How often and when do you spend time on social media? Whether it’s Facebook, Twitter or reading blogs, the internet has become a primary means of communication.
In the U.S. alone, social networks and blogs reach close to 80 percent of active web users. Approximately 80percent of Fortune 500 companies use social media applications or corporate blogs to communicate with customers, stakeholders and the general online community.
So where are all these people using social media during the day? In the workplace.
This can bring about a few problems that include loss of productivity, disruption of the workplace, questions about the ownership of communications, confidentiality of business information, privacy and confidentiality of communications, and liability for unlawful harassment.
A recent survey of employers found that:
- Approximately 80 percent have social media policies in place.
- Approximately 45 percent permit all employees unrestricted access to social media sites.
- 35 percent actively block employee access to social media.
- 60 percent monitor the use of social media sites at work.
- 70 percent have had to take disciplinary action in relation to an employee’s misuse of social media.
Considering these facts, what’s the emerging problem? Liability under the National Labor Relations Act (NLRA), which gives employees the right “to engage in, or refrain from engaging in, concerted activity for the purpose of collective bargaining or other mutual aid and protection.” In this case, concerted activity means communication, and communication means social media. The NLRA protective is tied to the content of communications.
This means that every employee has the right to comment, whether it’s positive or negative, about the terms and conditions of employment, such as compensation, benefits, promotions/demotions, disciplinary actions, working conditions, employment policies and commentary on management/supervisors/co-workers.
Here’s an example: If an employee writes, “My boss is a jerk” on Facebook, it is protected by the NLRA if it is a continuation of a communication initiated at work with other employees or if it’s joined by co-workers.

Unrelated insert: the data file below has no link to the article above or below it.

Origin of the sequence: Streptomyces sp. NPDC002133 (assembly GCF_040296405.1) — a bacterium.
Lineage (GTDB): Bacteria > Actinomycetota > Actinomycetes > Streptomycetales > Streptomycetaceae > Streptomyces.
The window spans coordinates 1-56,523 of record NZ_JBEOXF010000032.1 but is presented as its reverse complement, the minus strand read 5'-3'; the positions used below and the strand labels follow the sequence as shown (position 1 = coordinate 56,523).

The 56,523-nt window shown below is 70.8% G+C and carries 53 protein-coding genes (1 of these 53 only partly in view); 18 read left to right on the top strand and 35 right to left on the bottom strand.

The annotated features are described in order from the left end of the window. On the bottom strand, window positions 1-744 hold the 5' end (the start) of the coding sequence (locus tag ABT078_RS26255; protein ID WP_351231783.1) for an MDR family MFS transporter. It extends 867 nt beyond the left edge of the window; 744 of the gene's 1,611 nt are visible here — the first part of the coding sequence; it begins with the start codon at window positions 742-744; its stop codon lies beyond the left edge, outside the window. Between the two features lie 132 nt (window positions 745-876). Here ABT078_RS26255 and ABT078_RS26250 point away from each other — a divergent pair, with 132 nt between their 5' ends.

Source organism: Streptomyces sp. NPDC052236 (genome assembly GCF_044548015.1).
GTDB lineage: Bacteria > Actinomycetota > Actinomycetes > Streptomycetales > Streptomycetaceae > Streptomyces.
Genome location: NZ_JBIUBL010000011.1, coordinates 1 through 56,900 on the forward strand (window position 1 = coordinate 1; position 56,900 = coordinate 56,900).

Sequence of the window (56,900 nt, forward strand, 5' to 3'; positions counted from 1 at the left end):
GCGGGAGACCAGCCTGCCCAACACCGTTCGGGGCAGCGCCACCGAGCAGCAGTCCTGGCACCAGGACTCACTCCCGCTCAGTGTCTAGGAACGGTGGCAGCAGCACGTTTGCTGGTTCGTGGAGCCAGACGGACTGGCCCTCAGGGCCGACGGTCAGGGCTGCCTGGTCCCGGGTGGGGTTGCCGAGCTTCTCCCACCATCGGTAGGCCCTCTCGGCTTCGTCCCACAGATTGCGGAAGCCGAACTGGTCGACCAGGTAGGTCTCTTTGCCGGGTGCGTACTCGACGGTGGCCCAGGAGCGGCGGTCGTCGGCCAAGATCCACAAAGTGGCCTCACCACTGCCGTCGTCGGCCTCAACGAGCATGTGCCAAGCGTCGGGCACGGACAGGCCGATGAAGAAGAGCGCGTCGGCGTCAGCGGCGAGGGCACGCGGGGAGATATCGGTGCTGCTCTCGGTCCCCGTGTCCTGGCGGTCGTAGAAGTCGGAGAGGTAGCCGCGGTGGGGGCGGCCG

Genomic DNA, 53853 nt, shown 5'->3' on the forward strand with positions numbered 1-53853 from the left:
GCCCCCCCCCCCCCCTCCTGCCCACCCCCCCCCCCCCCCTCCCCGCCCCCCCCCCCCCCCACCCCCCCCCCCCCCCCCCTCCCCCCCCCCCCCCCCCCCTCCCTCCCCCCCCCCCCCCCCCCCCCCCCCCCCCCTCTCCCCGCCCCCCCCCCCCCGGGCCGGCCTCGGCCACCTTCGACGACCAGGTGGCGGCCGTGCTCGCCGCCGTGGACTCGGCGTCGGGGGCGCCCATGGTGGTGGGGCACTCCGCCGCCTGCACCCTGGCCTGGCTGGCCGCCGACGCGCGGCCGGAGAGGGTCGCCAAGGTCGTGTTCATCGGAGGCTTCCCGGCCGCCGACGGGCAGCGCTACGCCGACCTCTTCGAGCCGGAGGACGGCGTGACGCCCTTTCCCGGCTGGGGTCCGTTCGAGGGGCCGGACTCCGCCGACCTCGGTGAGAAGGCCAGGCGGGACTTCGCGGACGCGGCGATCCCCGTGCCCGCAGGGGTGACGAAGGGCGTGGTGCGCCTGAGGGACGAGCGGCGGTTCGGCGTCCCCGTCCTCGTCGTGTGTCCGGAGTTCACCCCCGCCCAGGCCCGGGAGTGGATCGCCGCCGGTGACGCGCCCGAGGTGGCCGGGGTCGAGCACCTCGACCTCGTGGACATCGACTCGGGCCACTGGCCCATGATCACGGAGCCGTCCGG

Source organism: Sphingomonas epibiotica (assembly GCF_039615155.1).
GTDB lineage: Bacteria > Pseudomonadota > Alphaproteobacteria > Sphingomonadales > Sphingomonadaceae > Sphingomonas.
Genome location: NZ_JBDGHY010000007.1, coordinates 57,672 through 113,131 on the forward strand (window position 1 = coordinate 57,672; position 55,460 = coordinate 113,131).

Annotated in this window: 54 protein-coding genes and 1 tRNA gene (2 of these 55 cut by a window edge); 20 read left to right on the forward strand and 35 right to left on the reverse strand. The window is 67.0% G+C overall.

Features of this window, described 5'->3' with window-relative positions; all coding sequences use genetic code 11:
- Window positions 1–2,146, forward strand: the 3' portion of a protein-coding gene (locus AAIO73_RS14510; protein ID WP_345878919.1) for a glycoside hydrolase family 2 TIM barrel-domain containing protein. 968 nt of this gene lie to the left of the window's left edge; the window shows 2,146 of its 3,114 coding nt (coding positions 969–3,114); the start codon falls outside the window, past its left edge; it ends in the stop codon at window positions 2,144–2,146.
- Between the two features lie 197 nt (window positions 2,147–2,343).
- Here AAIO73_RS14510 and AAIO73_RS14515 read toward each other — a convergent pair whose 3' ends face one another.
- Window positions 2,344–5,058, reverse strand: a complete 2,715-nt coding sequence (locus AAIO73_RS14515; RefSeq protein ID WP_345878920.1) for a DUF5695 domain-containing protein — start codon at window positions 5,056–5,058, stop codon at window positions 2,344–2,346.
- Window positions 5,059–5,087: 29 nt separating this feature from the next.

The NLRA is traditionally enforced in two ways:
1. Retaliation — You cannot impose an adverse employment action in retaliation for an employee engaging in protected concerted activity (communication).
2. Disparate treatment – You cannot discipline an employee for complaining about working conditions during working time if you do not, for example, discipline an employee for discussing the Iron Bowl during working hours.
Recently, the NLRA has made a new attack on employment policies called “chilling.” This is an employment policy, as opposed to an adverse employment action, that can be construed by an employee to prohibit concerted activity (communication). They have defined several unlawful “chilling” policies, such as the following examples:
- “Employees may not blog, enter chat rooms, post messages on public websites or otherwise disclose company information that is not already disclosed as a public record.”
- Prohibitions against “revealing, including through the use of photographs, personal information regarding co-workers, company clients, partners or customers without their consent.”
- Prohibitions against any social media post that “constitutes embarrassment, harassment or defamation of the [company] or of any [company] employee, officer, board member, representative or staff member.”
- Prohibitions against “employees making disparaging comments when discussing the company or the employee’s superiors, co-workers and/or competitors.”
- Requiring employees to be “courteous, polite and friendly” to customers, vendors, suppliers and fellow employees and not to use “language which injures the image or reputation of the [employer].”
According to the NLRA, these types of policies are too general and non-specific. There are better ways to protect your company, but employers are caught between a rock and a hard place because employment policies are designed to be general. To meet the NLRA’s expectations, a personnel policy handbook would have to be so long and detailed that it would likely exceed the data storage capabilities of most devices.
Despite this challenge, there are some things employers can do to protect themselves:
- Couch policies in terms of protection against legal liability of protection of interests, such as unlawful harassment, loss of trade secrets, protection of co-workers’ personal privacy rights and federal and state privacy laws.
- To the extent possible, specify the information that is sought to be protected, including personal identification or medical information, confidential business plans, “trade secrets,” and information that is subject to legal disclosure laws, regulations and orders.
- Publish a disclaimer with a policy that says: “Nothing in this policy is intended to restrict employees’ rights to engage in concerted activities protected by law.”
- Train your employees about your social media policies so they understand what you consider to be proper and improper use.
- Train your supervisors regarding the appropriate action, or inaction, related to an employee’s use of social media.
At least 47 percent of employers with social media policies have not updated them in the last year. For these companies and those creating new policies, have your social media policy reviewed and updated by legal counsel.